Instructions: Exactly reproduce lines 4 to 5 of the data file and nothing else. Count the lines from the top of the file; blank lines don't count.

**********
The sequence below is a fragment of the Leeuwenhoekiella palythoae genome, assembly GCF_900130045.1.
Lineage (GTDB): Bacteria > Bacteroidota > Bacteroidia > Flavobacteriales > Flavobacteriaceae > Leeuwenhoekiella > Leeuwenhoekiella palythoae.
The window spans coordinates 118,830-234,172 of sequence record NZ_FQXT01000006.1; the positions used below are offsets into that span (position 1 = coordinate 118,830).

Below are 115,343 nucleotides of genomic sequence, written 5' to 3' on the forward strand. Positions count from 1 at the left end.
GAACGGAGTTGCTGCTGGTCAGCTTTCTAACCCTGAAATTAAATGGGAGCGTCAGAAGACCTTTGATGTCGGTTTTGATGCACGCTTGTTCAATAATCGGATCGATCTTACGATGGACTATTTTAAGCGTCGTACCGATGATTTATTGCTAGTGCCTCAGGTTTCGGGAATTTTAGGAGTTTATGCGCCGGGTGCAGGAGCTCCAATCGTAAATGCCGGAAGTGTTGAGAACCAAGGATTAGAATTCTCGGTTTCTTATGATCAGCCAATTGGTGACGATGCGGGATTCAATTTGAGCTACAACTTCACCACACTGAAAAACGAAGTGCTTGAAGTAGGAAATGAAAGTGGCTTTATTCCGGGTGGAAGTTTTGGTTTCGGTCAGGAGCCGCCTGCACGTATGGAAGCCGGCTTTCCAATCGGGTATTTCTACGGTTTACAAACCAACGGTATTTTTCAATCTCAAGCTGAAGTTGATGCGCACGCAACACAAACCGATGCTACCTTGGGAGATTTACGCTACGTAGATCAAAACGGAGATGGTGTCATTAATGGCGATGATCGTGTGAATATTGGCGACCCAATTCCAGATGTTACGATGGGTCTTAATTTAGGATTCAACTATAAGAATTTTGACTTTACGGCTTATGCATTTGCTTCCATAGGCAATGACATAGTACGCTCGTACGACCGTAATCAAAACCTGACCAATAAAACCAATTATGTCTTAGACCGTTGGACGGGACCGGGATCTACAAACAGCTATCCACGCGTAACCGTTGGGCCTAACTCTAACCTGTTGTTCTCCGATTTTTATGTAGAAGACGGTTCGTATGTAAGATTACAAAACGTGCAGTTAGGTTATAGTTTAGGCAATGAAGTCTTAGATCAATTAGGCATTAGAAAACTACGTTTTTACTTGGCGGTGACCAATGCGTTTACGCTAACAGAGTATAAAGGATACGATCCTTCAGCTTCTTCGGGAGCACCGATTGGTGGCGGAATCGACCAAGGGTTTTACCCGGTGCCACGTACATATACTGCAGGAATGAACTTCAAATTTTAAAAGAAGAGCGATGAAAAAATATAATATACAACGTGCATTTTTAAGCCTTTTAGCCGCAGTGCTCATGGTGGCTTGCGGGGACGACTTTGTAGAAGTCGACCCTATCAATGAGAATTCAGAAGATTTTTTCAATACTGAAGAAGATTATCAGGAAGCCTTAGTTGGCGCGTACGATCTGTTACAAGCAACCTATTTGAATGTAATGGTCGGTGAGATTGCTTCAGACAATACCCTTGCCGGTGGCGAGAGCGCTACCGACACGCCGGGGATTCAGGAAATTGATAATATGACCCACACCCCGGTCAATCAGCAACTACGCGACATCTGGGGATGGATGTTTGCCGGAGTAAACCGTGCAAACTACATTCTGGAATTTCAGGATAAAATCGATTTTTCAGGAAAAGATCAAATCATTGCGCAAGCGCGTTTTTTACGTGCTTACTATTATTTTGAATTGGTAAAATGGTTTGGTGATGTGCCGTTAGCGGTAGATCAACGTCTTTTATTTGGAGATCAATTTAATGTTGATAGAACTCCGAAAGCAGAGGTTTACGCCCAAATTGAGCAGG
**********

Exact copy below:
Below are 115,343 nucleotides of genomic sequence, written 5' to 3' on the forward strand. Positions count from 1 at the left end.
GAACGGAGTTGCTGCTGGTCAGCTTTCTAACCCTGAAATTAAATGGGAGCGTCAGAAGACCTTTGATGTCGGTTTTGATGCACGCTTGTTCAATAATCGGATCGATCTTACGATGGACTATTTTAAGCGTCGTACCGATGATTTATTGCTAGTGCCTCAGGTTTCGGGAATTTTAGGAGTTTATGCGCCGGGTGCAGGAGCTCCAATCGTAAATGCCGGAAGTGTTGAGAACCAAGGATTAGAATTCTCGGTTTCTTATGATCAGCCAATTGGTGACGATGCGGGATTCAATTTGAGCTACAACTTCACCACACTGAAAAACGAAGTGCTTGAAGTAGGAAATGAAAGTGGCTTTATTCCGGGTGGAAGTTTTGGTTTCGGTCAGGAGCCGCCTGCACGTATGGAAGCCGGCTTTCCAATCGGGTATTTCTACGGTTTACAAACCAACGGTATTTTTCAATCTCAAGCTGAAGTTGATGCGCACGCAACACAAACCGATGCTACCTTGGGAGATTTACGCTACGTAGATCAAAACGGAGATGGTGTCATTAATGGCGATGATCGTGTGAATATTGGCGACCCAATTCCAGATGTTACGATGGGTCTTAATTTAGGATTCAACTATAAGAATTTTGACTTTACGGCTTATGCATTTGCTTCCATAGGCAATGACATAGTACGCTCGTACGACCGTAATCAAAACCTGACCAATAAAACCAATTATGTCTTAGACCGTTGGACGGGACCGGGATCTACAAACAGCTATCCACGCGTAACCGTTGGGCCTAACTCTAACCTGTTGTTCTCCGATTTTTATGTAGAAGACGGTTCGTATGTAAGATTACAAAACGTGCAGTTAGGTTATAGTTTAGGCAATGAAGTCTTAGATCAATTAGGCATTAGAAAACTACGTTTTTACTTGGCGGTGACCAATGCGTTTACGCTAACAGAGTATAAAGGATACGATCCTTCAGCTTCTTCGGGAGCACCGATTGGTGGCGGAATCGACCAAGGGTTTTACCCGGTGCCACGTACATATACTGCAGGAATGAACTTCAAATTTTAAAAGAAGAGCGATGAAAAAATATAATATACAACGTGCATTTTTAAGCCTTTTAGCCGCAGTGCTCATGGTGGCTTGCGGGGACGACTTTGTAGAAGTCGACCCTATCAATGAGAATTCAGAAGATTTTTTCAATACTGAAGAAGATTATCAGGAAGCCTTAGTTGGCGCGTACGATCTGTTACAAGCAACCTATTTGAATGTAATGGTCGGTGAGATTGCTTCAGACAATACCCTTGCCGGTGGCGAGAGCGCTACCGACACGCCGGGGATTCAGGAAATTGATAATATGACCCACACCCCGGTCAATCAGCAACTACGCGACATCTGGGGATGGATGTTTGCCGGAGTAAACCGTGCAAACTACATTCTGGAATTTCAGGATAAAATCGATTTTTCAGGAAAAGATCAAATCATTGCGCAAGCGCGTTTTTTACGTGCTTACTATTATTTTGAATTGGTAAAATGGTTTGGTGATGTGCCGTTAGCGGTAGATCAACGTCTTTTATTTGGAGATCAATTTAATGTTGATAGAACTCCGAAAGCAGAGGTTTACGCCCAAATTGAGCAGG